Anaemia is a common problem in India. It is a risk in its own right and causes a number of deaths, yet it has further implications for heart function.
Iron-deficiency anaemia places an increased strain on the heart, placing a great deal of stress on the organ and resulting in reduced cardiac function. Heart disease is the most common cause of death in India. Anaemia, due to its high prevalence, may be playing a role in this.
Anaemia can cause cardiac stress through issues such as tachycardia and increased stroke volume. It can also cause reduced renal blood flow and fluid retention, adding further stress to the heart.
Prevalence of anaemia
The overall prevalence for anaemia in India is estimated to be 39.86 percent, with women in the 15-49 age demographic showing a particular vulnerability. A 2017 study revealed 51 percent of women in this bracket to be anaemic in India – more than any other country in the world. India was found to have the world’s largest burden of anaemia overall.
While many with the condition live normal lives — often unaware of the disease — the potential danger is revealed in the context of maternal mortality. Anaemia is responsible for between twenty and forty percent of maternal deaths in India. This fact alone presents the disease as a considerable public health concern.
The underlying cause of anaemia is a reduction in the number of healthy red blood cells. This can be caused by a number of issues all falling within the diagnosis of anaemia, the resultant symptoms are the same, dependent on severity.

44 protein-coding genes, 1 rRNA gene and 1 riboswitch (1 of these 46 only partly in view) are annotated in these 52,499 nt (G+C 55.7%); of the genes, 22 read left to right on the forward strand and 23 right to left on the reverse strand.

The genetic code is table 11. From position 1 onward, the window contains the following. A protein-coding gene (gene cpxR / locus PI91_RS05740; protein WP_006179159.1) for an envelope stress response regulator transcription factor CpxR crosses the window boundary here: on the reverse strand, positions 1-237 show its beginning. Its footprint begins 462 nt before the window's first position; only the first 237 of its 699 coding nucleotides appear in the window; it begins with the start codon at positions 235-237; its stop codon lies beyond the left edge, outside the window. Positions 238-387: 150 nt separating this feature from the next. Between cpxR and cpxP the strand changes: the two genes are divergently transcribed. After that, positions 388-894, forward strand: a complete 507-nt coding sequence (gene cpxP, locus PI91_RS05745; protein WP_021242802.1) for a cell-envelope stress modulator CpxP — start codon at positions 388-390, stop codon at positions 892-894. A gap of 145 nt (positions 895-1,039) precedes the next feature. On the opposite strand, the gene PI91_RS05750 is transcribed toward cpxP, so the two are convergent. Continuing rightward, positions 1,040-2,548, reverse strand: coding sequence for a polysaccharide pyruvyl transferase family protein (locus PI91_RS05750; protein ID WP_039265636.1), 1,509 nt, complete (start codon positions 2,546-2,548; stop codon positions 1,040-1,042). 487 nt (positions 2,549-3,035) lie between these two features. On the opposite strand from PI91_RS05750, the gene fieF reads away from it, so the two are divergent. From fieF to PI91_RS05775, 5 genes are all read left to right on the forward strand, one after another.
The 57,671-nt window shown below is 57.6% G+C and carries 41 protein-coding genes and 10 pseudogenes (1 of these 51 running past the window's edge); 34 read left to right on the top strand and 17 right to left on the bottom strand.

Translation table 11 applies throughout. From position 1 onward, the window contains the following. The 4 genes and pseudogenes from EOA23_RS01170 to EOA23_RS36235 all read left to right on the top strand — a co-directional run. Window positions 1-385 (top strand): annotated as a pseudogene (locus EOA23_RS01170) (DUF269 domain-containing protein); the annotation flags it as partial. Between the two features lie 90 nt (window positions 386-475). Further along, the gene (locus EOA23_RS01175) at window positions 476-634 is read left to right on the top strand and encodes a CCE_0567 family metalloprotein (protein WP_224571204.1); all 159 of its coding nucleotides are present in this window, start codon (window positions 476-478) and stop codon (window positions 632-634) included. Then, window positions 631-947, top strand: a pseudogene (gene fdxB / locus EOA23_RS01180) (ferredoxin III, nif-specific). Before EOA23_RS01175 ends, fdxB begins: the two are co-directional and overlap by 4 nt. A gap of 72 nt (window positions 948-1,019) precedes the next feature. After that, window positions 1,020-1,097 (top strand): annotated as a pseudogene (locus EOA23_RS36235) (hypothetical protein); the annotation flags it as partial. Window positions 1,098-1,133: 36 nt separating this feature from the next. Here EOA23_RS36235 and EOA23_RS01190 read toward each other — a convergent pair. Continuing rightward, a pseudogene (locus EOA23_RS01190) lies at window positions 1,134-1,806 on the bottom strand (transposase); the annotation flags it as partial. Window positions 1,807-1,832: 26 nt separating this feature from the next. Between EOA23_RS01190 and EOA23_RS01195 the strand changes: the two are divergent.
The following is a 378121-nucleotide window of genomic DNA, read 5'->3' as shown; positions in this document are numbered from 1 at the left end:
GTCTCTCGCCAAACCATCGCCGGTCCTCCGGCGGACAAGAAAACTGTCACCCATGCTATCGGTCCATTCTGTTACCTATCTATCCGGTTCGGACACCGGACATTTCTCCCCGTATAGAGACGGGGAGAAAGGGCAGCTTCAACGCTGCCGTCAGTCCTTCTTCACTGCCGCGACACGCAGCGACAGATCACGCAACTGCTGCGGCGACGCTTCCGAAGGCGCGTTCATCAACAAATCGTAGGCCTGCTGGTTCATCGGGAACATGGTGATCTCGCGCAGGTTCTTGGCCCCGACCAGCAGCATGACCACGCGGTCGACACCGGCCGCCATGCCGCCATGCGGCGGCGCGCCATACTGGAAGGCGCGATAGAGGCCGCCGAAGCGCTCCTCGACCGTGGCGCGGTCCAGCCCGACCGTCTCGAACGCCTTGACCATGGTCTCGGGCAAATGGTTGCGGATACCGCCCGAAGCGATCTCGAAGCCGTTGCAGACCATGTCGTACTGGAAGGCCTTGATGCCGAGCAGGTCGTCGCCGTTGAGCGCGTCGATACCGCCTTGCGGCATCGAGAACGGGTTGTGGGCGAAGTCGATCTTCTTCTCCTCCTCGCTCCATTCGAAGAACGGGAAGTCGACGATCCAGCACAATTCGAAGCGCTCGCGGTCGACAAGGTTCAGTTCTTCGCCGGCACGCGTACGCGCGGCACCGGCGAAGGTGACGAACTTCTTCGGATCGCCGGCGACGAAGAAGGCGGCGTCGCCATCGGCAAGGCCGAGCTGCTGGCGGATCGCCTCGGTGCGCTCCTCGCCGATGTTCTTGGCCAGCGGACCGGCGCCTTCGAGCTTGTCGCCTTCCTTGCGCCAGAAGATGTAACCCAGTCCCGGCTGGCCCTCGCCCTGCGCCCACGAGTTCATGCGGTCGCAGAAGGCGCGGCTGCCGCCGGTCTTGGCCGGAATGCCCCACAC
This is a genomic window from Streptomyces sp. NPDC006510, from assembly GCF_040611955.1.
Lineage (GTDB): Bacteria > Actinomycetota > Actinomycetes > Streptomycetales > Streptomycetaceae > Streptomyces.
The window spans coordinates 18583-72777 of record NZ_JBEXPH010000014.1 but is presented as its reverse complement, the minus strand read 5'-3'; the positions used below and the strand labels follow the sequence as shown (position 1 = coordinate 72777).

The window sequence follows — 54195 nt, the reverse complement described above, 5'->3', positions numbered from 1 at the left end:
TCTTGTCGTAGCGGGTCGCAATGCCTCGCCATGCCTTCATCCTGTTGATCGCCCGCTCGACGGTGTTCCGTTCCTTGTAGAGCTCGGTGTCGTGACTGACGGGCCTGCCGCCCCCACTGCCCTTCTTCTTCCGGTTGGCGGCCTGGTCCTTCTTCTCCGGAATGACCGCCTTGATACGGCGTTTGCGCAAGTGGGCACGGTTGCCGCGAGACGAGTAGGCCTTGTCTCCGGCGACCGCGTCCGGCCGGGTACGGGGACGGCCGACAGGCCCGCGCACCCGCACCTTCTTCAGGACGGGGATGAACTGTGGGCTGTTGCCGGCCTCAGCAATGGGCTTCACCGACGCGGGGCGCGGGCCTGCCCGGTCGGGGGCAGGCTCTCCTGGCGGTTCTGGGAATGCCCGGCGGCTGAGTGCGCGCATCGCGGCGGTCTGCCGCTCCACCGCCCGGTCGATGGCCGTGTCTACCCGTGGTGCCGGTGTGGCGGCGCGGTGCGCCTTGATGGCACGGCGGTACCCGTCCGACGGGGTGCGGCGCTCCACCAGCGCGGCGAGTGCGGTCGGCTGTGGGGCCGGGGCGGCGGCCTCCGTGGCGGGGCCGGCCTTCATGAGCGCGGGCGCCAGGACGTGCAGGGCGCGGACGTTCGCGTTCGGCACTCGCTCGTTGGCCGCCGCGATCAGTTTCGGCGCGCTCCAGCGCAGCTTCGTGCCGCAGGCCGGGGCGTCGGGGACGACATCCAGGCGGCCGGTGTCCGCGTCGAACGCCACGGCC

Red blood cells transport oxygen throughout the body. Reduced capacity to perform this function results in one of the most common symptoms: fatigue. In mild cases, this can be so minor that it goes unnoticed. As the anaemia worsens, however, so too does the fatigue: this manifests in feelings of weakness and lightheadedness often accompanied by headaches, cold hands and feet or shortness of breath.
While many of these symptoms can be caused by other issues, anaemia is a common issue in India, and so a consultation with a doctor should be sought out if fatigue is a consistent issue.
Prevention and treatment
Prevention is a difficult concept with anaemia as the causes are diverse. If the issue is dietary then a diet rich in vitamins and minerals — in particular iron and vitamin B12 — can help to alleviate the issue. Other causes are more difficult to prevent. Infectious conditions prevalent in India such as malaria and other blood-borne diseases can cause anaemia, and so minimising the risk of contracting these conditions (such as with antimalarial-treated bednets) can help. Genetics can play a role in developing the condition in some individuals. In this case, avoidance may be all but impossible.
In the case of vitamin deficiencies, treatment can involve iron and vitamin supplements. Other causes of anaemia are far more difficult to treat. Sickle cell anaemia and conditions such as thalassemia may require blood transfusions. In many cases the treatment for the anaemia is to simply treat the underlying disease causing the condition, after which symptoms are likely to abate.